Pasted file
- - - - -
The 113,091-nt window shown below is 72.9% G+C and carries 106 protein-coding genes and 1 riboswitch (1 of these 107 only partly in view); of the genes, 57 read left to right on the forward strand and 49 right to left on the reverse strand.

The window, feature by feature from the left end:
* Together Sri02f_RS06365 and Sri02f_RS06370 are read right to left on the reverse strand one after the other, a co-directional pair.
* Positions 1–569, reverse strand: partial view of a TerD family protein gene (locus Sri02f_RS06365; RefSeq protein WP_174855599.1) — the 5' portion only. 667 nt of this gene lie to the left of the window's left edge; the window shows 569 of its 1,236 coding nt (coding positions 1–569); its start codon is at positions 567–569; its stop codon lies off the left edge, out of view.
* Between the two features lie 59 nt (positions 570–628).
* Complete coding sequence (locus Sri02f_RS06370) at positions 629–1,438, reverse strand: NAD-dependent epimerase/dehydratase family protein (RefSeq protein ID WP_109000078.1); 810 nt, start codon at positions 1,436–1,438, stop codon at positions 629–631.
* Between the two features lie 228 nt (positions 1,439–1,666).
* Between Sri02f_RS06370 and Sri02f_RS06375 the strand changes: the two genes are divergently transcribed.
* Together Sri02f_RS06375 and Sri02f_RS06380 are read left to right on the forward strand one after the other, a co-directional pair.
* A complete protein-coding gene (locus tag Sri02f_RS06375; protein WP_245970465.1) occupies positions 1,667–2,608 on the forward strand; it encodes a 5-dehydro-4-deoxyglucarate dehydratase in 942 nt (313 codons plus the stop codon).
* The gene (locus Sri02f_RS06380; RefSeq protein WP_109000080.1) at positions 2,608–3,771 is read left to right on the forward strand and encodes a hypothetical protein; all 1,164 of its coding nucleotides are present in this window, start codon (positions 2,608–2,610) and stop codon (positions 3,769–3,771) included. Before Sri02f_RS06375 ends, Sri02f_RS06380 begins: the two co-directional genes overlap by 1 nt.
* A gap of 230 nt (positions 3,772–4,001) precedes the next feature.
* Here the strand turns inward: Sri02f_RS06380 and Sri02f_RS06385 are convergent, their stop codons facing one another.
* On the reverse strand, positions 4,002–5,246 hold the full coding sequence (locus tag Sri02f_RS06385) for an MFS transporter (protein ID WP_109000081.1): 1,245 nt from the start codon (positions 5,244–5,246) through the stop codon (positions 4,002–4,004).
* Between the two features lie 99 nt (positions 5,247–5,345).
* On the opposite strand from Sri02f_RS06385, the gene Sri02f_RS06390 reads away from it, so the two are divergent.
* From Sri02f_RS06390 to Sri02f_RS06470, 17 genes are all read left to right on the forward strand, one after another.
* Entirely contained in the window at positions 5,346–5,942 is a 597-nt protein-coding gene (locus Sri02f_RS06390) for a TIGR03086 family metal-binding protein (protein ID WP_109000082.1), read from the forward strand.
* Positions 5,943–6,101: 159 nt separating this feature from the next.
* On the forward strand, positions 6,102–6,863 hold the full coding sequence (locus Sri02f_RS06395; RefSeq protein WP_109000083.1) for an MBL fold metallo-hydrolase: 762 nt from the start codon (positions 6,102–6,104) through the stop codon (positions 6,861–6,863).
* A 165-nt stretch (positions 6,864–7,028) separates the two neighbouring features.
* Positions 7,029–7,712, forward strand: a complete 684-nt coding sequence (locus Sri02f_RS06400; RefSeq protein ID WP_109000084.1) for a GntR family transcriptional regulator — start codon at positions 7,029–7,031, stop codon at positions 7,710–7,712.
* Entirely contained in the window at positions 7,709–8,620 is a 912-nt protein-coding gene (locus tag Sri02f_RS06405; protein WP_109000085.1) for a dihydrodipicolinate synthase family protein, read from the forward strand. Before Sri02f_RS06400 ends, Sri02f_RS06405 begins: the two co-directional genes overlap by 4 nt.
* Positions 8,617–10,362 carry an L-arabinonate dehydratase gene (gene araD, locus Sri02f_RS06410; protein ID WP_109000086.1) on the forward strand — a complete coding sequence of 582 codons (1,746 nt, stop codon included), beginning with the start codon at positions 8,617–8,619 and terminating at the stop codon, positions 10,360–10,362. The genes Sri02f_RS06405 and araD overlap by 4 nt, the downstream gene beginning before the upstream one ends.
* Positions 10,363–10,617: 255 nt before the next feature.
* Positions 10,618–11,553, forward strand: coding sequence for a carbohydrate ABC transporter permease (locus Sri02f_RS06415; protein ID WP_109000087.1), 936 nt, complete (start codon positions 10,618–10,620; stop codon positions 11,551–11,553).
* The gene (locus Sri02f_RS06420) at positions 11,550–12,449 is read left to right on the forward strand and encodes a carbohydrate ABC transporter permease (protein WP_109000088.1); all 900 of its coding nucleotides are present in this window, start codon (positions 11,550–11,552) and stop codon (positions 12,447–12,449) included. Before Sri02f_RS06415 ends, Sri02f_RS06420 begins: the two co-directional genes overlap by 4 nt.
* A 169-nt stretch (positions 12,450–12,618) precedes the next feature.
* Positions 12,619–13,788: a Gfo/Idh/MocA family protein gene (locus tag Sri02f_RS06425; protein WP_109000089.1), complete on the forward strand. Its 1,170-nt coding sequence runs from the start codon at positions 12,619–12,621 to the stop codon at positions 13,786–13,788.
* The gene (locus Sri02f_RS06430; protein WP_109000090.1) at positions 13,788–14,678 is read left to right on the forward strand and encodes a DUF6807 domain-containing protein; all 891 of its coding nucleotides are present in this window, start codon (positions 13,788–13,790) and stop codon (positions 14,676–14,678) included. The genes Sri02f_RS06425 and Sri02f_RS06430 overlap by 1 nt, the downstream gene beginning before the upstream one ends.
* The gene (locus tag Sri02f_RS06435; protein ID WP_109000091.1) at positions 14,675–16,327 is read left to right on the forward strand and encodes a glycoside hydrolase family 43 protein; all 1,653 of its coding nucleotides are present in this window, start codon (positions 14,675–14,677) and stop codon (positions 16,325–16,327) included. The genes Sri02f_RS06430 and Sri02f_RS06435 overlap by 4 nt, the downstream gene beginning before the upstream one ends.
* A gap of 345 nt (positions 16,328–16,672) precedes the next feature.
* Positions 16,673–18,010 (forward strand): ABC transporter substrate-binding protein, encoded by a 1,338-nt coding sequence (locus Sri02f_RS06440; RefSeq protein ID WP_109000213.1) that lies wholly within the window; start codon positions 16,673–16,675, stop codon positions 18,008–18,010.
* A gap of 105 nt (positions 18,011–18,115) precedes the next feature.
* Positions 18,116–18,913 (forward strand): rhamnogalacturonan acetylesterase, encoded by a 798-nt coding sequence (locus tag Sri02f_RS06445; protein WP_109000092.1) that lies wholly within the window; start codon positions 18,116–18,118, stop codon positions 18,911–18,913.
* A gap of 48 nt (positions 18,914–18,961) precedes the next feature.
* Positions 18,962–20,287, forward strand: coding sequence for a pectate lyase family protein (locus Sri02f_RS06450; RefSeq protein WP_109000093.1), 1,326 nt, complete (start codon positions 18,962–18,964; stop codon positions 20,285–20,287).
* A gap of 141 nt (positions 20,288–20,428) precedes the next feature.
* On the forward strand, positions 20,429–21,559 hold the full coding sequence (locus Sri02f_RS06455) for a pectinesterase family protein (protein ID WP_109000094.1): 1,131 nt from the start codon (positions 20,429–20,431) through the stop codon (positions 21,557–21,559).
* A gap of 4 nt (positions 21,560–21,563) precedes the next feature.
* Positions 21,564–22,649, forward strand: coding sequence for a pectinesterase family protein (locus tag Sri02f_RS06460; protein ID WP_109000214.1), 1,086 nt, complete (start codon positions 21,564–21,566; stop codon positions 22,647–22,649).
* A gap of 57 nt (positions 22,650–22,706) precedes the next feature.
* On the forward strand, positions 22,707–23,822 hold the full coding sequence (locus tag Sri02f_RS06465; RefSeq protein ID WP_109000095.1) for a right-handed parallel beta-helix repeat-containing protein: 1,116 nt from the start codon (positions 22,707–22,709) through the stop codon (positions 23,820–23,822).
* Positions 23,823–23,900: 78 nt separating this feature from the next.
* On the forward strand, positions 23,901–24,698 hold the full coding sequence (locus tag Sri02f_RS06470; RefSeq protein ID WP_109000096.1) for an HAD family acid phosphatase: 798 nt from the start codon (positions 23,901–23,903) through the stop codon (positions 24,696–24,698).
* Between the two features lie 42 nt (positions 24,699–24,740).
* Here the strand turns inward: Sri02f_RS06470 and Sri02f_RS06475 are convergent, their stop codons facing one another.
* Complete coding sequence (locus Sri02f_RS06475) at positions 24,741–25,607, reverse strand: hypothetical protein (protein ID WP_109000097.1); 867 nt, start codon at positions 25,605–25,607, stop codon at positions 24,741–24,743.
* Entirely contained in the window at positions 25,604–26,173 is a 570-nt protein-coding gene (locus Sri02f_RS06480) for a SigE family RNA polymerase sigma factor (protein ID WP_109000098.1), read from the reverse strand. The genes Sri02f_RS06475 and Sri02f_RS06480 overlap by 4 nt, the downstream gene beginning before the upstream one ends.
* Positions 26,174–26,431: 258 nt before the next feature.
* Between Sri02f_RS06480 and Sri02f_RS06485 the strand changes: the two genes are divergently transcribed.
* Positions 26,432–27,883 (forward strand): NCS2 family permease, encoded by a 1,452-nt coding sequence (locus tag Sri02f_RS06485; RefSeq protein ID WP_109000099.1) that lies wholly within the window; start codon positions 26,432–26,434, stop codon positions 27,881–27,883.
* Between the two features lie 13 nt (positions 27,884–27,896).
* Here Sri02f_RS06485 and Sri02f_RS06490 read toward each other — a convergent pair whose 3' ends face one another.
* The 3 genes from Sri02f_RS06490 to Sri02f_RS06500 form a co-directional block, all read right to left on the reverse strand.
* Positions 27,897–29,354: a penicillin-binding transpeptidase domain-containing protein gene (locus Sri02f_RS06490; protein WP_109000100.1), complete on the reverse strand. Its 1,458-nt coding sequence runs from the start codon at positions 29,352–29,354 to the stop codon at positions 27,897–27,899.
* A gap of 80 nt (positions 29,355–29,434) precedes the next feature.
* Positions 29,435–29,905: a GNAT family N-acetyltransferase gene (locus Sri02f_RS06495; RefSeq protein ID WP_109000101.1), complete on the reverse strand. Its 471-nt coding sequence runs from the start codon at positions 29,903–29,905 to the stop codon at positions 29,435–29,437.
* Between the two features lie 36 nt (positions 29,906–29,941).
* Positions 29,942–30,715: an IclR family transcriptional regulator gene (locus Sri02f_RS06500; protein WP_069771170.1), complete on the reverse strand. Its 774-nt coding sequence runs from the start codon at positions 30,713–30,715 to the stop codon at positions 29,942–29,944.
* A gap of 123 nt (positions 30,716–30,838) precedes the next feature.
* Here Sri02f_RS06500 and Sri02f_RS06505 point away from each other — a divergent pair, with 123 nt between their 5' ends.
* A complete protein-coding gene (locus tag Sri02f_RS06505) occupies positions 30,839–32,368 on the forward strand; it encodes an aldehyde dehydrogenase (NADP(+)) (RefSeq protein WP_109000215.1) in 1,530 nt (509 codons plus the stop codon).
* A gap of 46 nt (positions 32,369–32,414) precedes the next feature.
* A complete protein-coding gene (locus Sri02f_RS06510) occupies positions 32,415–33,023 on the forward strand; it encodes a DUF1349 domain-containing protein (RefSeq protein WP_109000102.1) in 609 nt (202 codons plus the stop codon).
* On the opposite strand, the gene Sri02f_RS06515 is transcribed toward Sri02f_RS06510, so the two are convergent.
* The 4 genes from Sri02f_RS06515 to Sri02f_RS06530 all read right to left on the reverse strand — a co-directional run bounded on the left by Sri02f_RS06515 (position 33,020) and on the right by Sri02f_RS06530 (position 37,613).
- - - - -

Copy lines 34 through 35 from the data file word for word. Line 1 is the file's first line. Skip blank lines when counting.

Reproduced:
* A gap of 105 nt (positions 18,011–18,115) precedes the next feature.
* Positions 18,116–18,913 (forward strand): rhamnogalacturonan acetylesterase, encoded by a 798-nt coding sequence (locus tag Sri02f_RS06445; protein WP_109000092.1) that lies wholly within the window; start codon positions 18,116–18,118, stop codon positions 18,911–18,913.